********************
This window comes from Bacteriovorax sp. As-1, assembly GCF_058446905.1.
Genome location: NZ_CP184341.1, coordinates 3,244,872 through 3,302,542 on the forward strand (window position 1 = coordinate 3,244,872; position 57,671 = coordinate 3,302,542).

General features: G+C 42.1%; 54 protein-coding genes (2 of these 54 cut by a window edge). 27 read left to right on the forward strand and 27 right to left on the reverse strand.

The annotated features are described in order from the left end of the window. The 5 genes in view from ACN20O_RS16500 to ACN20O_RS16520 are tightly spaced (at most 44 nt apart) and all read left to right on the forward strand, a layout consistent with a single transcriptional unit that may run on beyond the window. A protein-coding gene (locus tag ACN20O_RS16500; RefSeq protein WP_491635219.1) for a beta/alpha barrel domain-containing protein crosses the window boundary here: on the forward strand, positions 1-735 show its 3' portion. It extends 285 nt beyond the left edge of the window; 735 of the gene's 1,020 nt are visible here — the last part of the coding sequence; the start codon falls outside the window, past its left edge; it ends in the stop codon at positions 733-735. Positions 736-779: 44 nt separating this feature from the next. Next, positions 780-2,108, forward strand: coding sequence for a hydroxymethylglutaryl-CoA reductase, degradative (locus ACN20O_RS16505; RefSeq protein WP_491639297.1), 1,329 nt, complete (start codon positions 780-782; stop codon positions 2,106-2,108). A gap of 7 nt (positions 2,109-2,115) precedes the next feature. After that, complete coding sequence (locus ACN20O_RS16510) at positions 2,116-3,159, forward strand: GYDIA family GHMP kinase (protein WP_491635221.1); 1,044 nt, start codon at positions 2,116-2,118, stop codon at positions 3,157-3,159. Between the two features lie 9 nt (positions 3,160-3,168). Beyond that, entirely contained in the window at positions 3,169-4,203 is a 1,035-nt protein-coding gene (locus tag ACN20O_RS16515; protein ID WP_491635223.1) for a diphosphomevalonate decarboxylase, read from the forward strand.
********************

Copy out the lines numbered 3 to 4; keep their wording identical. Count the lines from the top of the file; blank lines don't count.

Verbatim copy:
General features: G+C 42.1%; 54 protein-coding genes (2 of these 54 cut by a window edge). 27 read left to right on the forward strand and 27 right to left on the reverse strand.

The annotated features are described in order from the left end of the window. The 5 genes in view from ACN20O_RS16500 to ACN20O_RS16520 are tightly spaced (at most 44 nt apart) and all read left to right on the forward strand, a layout consistent with a single transcriptional unit that may run on beyond the window. A protein-coding gene (locus tag ACN20O_RS16500; RefSeq protein WP_491635219.1) for a beta/alpha barrel domain-containing protein crosses the window boundary here: on the forward strand, positions 1-735 show its 3' portion. It extends 285 nt beyond the left edge of the window; 735 of the gene's 1,020 nt are visible here — the last part of the coding sequence; the start codon falls outside the window, past its left edge; it ends in the stop codon at positions 733-735. Positions 736-779: 44 nt separating this feature from the next. Next, positions 780-2,108, forward strand: coding sequence for a hydroxymethylglutaryl-CoA reductase, degradative (locus ACN20O_RS16505; RefSeq protein WP_491639297.1), 1,329 nt, complete (start codon positions 780-782; stop codon positions 2,106-2,108). A gap of 7 nt (positions 2,109-2,115) precedes the next feature. After that, complete coding sequence (locus ACN20O_RS16510) at positions 2,116-3,159, forward strand: GYDIA family GHMP kinase (protein WP_491635221.1); 1,044 nt, start codon at positions 2,116-2,118, stop codon at positions 3,157-3,159. Between the two features lie 9 nt (positions 3,160-3,168). Beyond that, entirely contained in the window at positions 3,169-4,203 is a 1,035-nt protein-coding gene (locus tag ACN20O_RS16515; protein ID WP_491635223.1) for a diphosphomevalonate decarboxylase, read from the forward strand.